Truancy

Maryland law requires all children between the ages of 5 and 16 who live in this state and attend public schools to attend school regularly unless excused with a lawful absence. Beginning on July 1, 2015, the rules will require attendance until age 17. On July 1, 2017, the period of applicability will extend to age 18. There are limited exceptions to the general attendance rule. For example, it does not apply to a child who has received a Maryland high school diploma, or an equivalent degree at an out-of-state institution, or who has received a GED. Read the Law: Md Code Education §7–301

Generally, public schools in Maryland must be open for 180 days per year, and for a minimum of 1,080 school hours. Read the Law: Md Code Education §7–103

A truant student is one who is unlawfully absent for school for more than:

  • 8 days in any quarter,
  • 15 days in any semester, or
  • 20 days in a school year.

Read the Law: Md Code Education §7–302.2

Legal consequences can occur when a student is unlawfully truant from school for any number or portion of days exceeding 20% of the school days within a marking period. The person with legal custody or responsibility for the care and control of a child between the ages of 5 and 16 may be subject to criminal conviction and/or a fine for excessive unexcused absences.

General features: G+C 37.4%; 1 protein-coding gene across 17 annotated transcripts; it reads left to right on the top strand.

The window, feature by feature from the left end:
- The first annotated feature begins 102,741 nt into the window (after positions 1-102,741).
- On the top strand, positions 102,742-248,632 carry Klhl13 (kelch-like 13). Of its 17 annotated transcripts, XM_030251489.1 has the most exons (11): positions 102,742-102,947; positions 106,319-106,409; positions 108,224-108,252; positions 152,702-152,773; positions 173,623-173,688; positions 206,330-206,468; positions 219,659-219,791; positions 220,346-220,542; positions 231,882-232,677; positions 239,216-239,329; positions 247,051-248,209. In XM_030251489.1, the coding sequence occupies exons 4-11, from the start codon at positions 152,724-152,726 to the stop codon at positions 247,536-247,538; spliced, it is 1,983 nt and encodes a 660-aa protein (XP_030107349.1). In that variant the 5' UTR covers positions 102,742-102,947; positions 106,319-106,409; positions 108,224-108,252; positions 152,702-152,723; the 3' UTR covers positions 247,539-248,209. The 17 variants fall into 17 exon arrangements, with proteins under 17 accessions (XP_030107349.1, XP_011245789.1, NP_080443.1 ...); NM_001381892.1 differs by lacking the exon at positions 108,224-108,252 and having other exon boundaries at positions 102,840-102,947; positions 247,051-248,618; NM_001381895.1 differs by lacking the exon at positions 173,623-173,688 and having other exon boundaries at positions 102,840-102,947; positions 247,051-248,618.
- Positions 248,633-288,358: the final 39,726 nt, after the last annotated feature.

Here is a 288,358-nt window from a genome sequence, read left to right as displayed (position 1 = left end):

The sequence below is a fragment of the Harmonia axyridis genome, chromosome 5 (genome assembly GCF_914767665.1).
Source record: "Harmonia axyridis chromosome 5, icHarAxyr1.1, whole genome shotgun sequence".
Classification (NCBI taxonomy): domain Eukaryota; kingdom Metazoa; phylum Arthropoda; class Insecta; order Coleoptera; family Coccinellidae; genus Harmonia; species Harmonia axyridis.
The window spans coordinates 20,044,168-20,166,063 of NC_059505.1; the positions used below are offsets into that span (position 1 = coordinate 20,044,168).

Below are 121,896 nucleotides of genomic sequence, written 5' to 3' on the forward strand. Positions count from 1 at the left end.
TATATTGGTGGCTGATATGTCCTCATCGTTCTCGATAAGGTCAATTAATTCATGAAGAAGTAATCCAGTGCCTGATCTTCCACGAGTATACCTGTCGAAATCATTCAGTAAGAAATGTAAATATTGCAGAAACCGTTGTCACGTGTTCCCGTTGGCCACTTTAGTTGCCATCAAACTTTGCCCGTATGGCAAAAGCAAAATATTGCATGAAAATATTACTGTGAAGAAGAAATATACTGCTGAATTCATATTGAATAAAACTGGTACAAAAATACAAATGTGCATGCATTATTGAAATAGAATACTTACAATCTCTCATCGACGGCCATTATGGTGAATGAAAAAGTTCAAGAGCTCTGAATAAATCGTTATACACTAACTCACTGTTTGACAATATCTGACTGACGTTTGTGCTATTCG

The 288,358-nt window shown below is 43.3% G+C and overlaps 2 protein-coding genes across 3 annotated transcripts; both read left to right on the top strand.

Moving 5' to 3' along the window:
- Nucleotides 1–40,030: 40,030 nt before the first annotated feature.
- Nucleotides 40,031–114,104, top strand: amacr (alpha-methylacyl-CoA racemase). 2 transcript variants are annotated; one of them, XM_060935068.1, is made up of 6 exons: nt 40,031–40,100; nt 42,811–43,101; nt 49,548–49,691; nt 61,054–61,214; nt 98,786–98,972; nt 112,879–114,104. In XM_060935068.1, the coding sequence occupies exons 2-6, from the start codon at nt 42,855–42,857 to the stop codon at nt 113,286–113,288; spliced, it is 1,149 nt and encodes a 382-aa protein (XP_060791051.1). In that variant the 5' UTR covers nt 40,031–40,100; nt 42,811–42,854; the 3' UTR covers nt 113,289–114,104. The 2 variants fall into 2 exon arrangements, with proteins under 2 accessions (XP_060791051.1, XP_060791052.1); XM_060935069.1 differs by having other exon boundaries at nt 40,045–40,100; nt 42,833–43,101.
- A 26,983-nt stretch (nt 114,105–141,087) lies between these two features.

What are some reasons that a student may be lawfully absent?

  • Death in the immediate family;
  • Illness, with a physician’s certificate, if the student is continuously absent based on illness;
  • Work obligations that are approved or sponsored by the school, the local school system or the State Department of Education;
  • State emergency;
  • Suspension;
  • Court summons;
  • Hazardous weather conditions;
  • Observance of a religious holiday; or
  • Lack of authorized transportation for the student.

COMAR §13A.08.01.03.

Each school district decides which relationships count as “immediate family” to allow a lawful absence. There may also be other emergencies or circumstances which a school official determines to count as a “good and sufficient cause for absence from school.” This determination rests with the judgment of the superintendent.

Any absence for all or any portion of the day for any reason other than those designated as lawful absences are presumed to be unlawful. Each individual school district may include specific criteria for unlawful absences to be included in the attendance policies approved by local school boards. COMAR §13A.08.01.04.

Many factors affect or cause truancy, and the evidence shows that truancy causes negative outcomes for students. Read the report.

Certain jurisdictions within Maryland have established truancy reduction courts to assist with reducing truancy and keeping Maryland students in school.

Is this legal advice?

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